For breakfast it’s best to head to a café, a pastelaria (pastry shop) or a confeitaria (confectioners), where you’ll be able to order a croissant, some toast (uma torrada; a doorstep with butter), a simple ham or cheese sandwich (sandes) or some sort of cake or pastry
A padaria is a bakery, and any place advertising pão quente (hot bread) will usually have a café attached. For sandwiches (sandes or sanduíches), common ﬁllings include cheese, ham, presunto (smoked ham) and chouriço (smoked sausage). Sandes mistas are a combination of ham and cheese; grilled, they’re called tostas. Better places offer the same on wholewheat or rye – ask for a tosta mista com pão caseiro or com pão integral.
Classic Portuguese snacks, available throughout the day, include croquetes (deep-fried meat patties), pastéis or bolinhos de bacalhau (cod ﬁshcakes), iscas de bacalhau (battered cod ﬁshcakes with egg), chamuças (samosas), bifanas (a thin slice of grilled or fried pork on bread), and prego no pão (steak sandwich), which when served on a plate with a fried egg on top is a prego no prato. In the north you’ll also ﬁnd lanches (pieces of sweetish bread stuffed with ham) and pastéis de carne or pastéis de Chaves (puff pastries stuffed with sausage meat).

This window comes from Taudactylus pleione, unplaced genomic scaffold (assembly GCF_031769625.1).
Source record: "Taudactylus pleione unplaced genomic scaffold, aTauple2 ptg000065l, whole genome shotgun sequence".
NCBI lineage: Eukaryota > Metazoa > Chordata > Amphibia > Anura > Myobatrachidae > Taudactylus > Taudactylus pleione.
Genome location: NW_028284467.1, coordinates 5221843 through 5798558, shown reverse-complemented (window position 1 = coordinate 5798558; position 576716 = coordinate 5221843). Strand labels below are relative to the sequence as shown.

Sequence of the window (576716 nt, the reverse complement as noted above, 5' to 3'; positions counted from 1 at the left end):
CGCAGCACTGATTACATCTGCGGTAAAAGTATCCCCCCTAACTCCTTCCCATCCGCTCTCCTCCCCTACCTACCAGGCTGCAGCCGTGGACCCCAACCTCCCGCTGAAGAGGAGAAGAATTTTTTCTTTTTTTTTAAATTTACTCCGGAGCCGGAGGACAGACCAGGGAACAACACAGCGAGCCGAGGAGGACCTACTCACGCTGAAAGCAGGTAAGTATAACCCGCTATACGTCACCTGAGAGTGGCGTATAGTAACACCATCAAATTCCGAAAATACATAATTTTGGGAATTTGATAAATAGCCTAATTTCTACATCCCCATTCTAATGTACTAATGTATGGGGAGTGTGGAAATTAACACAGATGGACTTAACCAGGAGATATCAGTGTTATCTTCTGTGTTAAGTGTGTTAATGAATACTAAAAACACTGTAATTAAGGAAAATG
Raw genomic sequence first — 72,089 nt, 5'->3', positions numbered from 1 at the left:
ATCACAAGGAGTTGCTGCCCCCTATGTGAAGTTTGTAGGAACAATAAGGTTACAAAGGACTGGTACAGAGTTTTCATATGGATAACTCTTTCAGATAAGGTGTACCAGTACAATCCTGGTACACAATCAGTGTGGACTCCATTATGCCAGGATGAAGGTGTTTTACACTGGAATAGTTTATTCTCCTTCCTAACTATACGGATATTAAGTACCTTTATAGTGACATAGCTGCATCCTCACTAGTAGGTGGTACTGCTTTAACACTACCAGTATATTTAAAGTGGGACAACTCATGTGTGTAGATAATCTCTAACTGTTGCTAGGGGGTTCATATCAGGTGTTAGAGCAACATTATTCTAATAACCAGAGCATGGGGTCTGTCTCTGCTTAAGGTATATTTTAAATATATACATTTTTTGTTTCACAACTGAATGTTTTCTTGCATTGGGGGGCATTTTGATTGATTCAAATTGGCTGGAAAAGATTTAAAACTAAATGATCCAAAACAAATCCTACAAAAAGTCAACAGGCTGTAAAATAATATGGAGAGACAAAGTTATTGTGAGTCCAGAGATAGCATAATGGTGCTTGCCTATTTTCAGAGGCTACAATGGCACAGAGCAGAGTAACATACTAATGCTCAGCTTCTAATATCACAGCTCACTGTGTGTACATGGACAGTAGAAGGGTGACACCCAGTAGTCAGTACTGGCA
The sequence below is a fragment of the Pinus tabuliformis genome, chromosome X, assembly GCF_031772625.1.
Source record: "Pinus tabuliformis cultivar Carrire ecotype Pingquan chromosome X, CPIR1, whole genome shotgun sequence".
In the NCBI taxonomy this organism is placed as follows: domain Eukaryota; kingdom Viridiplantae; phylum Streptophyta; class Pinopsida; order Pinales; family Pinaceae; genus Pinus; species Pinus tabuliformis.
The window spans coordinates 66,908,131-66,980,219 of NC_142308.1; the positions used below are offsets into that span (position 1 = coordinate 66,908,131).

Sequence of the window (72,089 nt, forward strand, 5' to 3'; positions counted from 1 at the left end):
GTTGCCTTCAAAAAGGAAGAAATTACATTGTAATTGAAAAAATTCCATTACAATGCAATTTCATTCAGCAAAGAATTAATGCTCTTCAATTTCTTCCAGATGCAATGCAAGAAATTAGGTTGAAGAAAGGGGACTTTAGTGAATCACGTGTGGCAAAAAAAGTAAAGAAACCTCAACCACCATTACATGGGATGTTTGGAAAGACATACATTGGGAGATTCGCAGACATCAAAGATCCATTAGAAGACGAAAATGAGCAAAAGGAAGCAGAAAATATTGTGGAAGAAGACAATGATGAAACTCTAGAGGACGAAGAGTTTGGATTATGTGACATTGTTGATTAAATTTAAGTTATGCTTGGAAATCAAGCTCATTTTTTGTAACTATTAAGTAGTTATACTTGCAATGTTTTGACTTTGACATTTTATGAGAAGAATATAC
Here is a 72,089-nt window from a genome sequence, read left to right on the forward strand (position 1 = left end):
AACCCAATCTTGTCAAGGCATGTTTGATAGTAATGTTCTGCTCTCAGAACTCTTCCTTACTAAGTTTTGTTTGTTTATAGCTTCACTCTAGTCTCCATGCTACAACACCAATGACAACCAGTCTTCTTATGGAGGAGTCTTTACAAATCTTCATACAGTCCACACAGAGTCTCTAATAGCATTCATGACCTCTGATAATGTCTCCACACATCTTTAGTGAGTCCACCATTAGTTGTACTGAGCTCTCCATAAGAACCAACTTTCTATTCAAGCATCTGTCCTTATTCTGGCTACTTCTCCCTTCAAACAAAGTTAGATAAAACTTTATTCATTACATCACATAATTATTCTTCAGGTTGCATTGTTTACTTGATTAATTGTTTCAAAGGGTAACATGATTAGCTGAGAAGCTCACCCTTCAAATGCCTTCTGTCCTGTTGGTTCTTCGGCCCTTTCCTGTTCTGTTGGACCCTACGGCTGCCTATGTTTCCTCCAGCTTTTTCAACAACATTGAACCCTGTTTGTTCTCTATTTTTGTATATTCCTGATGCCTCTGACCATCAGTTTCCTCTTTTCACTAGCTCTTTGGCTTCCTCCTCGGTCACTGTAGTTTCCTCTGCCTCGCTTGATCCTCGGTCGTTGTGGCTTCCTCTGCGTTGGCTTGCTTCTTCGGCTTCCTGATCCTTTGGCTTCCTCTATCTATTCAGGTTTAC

You may also see blackboard lists of dishes, or a sign reading petiscos or comidas, which are Portugal’s answer to Spain’s tapas. Usually served cold, these are little dishes that range from the simple and sublime to the truly unspeakable: not only prawns, sardines, snails, grilled octopus, marinaded chicken livers, tremoços (pickled lupin seeds) and pimentos (marinaded fried sweet peppers), but also orelhas de porco (crunchy pig’s ears – nice if you like cartilage), and túberos (marinated boiled pig’s testicles).